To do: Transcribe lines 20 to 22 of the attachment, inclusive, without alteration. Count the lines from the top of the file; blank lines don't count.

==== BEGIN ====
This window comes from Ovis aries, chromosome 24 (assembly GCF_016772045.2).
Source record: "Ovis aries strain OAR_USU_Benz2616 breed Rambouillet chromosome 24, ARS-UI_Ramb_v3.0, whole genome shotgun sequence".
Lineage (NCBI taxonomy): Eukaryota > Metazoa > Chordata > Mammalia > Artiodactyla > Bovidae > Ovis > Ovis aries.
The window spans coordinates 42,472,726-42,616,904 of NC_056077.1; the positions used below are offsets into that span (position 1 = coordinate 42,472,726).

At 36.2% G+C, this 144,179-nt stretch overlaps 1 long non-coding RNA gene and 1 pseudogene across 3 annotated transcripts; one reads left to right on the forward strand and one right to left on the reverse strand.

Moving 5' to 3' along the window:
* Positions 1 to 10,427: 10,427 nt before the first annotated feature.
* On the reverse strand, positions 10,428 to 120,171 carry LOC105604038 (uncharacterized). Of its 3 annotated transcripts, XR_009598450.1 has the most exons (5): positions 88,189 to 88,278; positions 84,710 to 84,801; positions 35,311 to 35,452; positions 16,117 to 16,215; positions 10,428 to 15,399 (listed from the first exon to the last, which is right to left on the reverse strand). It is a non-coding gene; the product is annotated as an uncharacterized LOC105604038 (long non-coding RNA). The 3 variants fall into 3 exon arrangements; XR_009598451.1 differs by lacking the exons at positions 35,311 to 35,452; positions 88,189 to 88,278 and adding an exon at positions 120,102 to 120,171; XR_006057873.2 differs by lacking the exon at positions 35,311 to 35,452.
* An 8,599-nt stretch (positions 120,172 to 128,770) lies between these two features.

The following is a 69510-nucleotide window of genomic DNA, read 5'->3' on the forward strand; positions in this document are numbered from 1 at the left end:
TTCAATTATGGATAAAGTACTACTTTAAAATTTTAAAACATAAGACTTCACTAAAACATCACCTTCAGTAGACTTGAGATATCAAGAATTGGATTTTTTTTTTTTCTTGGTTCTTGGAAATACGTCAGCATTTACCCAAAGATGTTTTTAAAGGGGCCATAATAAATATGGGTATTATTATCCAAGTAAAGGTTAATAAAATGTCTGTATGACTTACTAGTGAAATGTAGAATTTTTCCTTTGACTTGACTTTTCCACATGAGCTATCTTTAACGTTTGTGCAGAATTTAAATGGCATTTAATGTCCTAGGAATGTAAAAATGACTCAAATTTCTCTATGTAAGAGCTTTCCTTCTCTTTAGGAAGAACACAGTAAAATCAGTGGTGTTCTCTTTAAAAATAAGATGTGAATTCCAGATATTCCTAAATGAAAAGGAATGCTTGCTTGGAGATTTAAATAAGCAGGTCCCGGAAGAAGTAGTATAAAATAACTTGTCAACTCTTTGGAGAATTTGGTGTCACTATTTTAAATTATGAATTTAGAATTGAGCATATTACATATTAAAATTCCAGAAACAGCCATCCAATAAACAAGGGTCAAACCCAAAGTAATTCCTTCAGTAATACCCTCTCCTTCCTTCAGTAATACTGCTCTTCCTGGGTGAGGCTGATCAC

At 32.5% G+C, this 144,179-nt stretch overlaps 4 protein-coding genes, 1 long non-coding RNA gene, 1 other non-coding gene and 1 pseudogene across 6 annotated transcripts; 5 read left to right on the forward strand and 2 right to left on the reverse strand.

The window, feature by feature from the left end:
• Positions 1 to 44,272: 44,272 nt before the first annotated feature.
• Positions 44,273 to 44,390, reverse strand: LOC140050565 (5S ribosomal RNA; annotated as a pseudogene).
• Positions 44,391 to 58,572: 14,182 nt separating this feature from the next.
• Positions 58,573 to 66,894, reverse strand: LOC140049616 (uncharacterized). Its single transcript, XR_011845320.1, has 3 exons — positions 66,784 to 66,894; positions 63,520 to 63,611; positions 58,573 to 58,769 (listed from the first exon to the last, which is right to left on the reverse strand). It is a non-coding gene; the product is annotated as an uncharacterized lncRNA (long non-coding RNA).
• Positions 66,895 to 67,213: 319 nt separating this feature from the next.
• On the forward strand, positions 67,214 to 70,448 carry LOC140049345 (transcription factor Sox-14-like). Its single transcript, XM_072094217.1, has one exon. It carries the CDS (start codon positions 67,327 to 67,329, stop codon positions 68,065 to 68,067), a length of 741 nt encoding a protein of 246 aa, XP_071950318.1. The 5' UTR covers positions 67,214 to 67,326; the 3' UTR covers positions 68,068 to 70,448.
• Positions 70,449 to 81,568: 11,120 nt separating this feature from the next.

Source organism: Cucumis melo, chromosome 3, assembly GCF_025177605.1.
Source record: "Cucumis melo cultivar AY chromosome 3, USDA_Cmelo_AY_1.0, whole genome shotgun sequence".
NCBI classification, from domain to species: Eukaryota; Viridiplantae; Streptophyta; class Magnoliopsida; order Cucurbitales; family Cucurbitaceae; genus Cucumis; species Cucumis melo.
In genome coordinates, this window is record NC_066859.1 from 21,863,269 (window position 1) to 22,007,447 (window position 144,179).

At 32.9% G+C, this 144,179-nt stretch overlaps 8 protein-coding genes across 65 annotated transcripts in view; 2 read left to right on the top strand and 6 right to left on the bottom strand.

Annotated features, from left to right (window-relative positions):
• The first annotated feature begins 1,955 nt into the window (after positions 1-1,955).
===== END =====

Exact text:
• Positions 70,449 to 81,568: 11,120 nt separating this feature from the next.

Source organism: Cucumis melo, chromosome 3, assembly GCF_025177605.1.
Source record: "Cucumis melo cultivar AY chromosome 3, USDA_Cmelo_AY_1.0, whole genome shotgun sequence".